On April 28, utility scale solar manufacturer SunPower announced plans to sell 60 percent of its shares to the French oil company Total SA.
SunPower recently gained approval to begin building a 250-megawatt utility-grade solar project in California Valley on the outskirts of San Luis Obispo County. County supervisors on April 19 unanimously denied an appeal of the project by local environmental groups.
Under the agreement, SunPower will sell 60 percent of its shares to Total SA—one of the six “supermajor” oil companies in the world—at roughly 50 percent over the closing stock price when the market closed
In total, the purchase will generate $1.38 billion for SunPower, according to a press release issued by both companies.
“The world future energy balance will be the result of a long-term transition in which renewable energies will take their place alongside conventional resources,” Total SA President Philippe Boissea said in a company statement.
The announcement also bumped SunPower’s stock rating from underperforming to neutral, according to an analysis by Wedbush, and upgraded the 12-month price target—essentially a high-point for investors—from $11 per share to $20 per share.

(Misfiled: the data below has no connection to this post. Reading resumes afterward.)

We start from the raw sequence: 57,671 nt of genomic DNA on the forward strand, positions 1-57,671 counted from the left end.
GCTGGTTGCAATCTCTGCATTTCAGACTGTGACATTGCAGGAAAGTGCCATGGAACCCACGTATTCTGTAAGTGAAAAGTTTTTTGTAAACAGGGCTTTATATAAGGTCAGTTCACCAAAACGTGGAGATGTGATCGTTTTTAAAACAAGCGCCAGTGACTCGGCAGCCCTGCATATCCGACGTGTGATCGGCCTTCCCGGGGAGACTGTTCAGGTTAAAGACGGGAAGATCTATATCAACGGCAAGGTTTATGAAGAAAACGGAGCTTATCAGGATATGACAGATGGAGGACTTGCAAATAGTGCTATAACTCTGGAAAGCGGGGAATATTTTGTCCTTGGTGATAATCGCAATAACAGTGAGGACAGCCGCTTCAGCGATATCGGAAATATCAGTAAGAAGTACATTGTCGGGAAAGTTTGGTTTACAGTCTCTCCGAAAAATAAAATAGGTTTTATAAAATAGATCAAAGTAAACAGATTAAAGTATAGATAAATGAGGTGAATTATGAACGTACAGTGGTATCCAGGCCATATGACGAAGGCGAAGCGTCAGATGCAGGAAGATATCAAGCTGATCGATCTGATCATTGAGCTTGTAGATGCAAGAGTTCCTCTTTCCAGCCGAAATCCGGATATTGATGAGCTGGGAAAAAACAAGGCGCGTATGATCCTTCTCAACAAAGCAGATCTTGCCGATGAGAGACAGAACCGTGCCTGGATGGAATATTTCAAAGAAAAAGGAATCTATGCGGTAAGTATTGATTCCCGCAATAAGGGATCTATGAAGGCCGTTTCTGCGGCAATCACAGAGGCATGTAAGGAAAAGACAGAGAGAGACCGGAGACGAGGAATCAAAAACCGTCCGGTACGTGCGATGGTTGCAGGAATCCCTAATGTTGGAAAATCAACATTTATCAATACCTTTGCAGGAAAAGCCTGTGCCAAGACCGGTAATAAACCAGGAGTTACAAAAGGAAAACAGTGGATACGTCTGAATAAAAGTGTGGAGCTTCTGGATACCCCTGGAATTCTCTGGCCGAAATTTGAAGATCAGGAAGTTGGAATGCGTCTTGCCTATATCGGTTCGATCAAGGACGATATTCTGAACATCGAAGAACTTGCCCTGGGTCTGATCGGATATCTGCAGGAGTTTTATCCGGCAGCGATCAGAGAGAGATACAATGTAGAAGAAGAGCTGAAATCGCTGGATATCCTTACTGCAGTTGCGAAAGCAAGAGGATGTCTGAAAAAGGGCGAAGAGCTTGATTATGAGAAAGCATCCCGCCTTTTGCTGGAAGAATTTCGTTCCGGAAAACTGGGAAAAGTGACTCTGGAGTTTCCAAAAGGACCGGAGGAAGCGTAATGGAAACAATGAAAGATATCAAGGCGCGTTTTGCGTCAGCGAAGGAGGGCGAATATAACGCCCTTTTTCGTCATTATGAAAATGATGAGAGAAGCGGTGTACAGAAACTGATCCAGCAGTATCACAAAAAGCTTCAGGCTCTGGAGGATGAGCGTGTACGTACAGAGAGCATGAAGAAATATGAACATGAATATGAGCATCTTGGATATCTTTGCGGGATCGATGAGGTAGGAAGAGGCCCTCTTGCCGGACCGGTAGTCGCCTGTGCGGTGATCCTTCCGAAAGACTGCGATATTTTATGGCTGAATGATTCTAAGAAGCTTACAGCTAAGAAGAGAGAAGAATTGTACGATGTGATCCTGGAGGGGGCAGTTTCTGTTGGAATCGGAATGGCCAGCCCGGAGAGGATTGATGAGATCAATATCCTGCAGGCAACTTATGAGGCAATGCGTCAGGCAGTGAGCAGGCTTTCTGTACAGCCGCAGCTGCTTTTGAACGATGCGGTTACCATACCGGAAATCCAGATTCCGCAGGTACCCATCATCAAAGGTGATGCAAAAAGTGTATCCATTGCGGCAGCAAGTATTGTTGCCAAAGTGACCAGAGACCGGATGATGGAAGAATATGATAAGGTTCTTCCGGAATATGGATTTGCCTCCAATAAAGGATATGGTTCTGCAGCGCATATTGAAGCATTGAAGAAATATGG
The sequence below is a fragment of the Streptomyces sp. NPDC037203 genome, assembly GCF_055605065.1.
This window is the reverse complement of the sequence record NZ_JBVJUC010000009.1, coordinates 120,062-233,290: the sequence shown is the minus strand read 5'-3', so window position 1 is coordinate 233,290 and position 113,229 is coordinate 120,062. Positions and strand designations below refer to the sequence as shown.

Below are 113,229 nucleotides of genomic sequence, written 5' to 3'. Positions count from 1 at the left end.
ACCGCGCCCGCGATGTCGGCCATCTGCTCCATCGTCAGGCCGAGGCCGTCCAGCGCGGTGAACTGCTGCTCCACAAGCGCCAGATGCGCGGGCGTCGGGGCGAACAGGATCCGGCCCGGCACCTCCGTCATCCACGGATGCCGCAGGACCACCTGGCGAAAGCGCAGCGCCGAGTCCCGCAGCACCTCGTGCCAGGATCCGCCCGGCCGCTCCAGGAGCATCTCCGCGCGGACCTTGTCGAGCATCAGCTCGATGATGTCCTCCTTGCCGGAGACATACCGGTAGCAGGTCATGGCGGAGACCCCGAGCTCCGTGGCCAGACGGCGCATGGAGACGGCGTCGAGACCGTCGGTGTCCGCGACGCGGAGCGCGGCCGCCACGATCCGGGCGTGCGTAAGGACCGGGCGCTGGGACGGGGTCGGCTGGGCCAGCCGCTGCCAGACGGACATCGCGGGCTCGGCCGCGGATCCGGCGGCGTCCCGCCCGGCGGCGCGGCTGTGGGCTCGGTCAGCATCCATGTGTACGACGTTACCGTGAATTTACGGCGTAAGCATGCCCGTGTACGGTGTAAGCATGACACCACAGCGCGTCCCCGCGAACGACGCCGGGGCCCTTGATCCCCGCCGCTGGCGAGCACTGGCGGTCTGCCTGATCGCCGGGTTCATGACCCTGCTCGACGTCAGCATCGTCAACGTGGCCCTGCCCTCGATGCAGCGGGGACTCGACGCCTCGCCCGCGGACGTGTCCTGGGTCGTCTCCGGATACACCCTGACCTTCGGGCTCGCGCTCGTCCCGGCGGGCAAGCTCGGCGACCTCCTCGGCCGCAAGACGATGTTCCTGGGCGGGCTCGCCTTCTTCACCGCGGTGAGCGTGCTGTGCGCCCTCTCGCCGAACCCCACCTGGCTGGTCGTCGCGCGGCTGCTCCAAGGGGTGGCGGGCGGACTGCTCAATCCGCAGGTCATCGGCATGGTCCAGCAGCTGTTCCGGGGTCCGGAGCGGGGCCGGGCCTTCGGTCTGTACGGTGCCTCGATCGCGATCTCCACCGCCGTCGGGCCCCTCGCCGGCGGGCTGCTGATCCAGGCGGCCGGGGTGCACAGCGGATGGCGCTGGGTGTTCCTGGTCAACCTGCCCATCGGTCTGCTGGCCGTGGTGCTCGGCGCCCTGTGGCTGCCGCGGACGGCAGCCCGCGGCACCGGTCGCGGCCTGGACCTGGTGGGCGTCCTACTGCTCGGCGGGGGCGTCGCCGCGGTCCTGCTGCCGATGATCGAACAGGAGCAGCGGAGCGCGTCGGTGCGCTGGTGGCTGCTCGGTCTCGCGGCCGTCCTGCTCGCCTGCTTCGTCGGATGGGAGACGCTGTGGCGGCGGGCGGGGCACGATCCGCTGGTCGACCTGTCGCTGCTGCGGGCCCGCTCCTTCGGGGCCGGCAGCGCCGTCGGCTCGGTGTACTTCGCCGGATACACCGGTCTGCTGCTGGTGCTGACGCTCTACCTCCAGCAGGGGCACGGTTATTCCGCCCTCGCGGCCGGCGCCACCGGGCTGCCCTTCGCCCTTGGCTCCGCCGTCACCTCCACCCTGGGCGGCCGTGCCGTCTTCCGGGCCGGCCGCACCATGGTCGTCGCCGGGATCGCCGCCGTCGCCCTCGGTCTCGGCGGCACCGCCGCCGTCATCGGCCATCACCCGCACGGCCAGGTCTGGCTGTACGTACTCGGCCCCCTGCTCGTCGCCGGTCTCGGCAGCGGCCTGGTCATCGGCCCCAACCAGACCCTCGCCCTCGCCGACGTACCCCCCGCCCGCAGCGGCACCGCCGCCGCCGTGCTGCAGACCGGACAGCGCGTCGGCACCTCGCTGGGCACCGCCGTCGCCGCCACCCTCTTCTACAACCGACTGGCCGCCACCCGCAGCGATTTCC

Yet the outcome hasn’t been as rosy for people already worried about the impending arrival of sprawling fields of solar panels in the sensitive Carrizo Plains habitat.
“We would have to say that the acquisition of SunPower by Total, a French foreign oil giant, is a disturbing turn of events,” Michael Strobridge of the Carrizo Community Alliance said in an e-mail to New Times. “The Carrizo is known for its potential for oil drilling, and the fact that even the Topaz project proposed by First Solar has options to purchase most of the petroleum extraction rights in the northern Carrizo Plain is unnerving to say the least.”
SLO County planning commissioners are scheduled to begin the fourth day of public hearings on First Solar’s Topaz Solar Farm, a proposed 4,000-acre 550-megawatt project.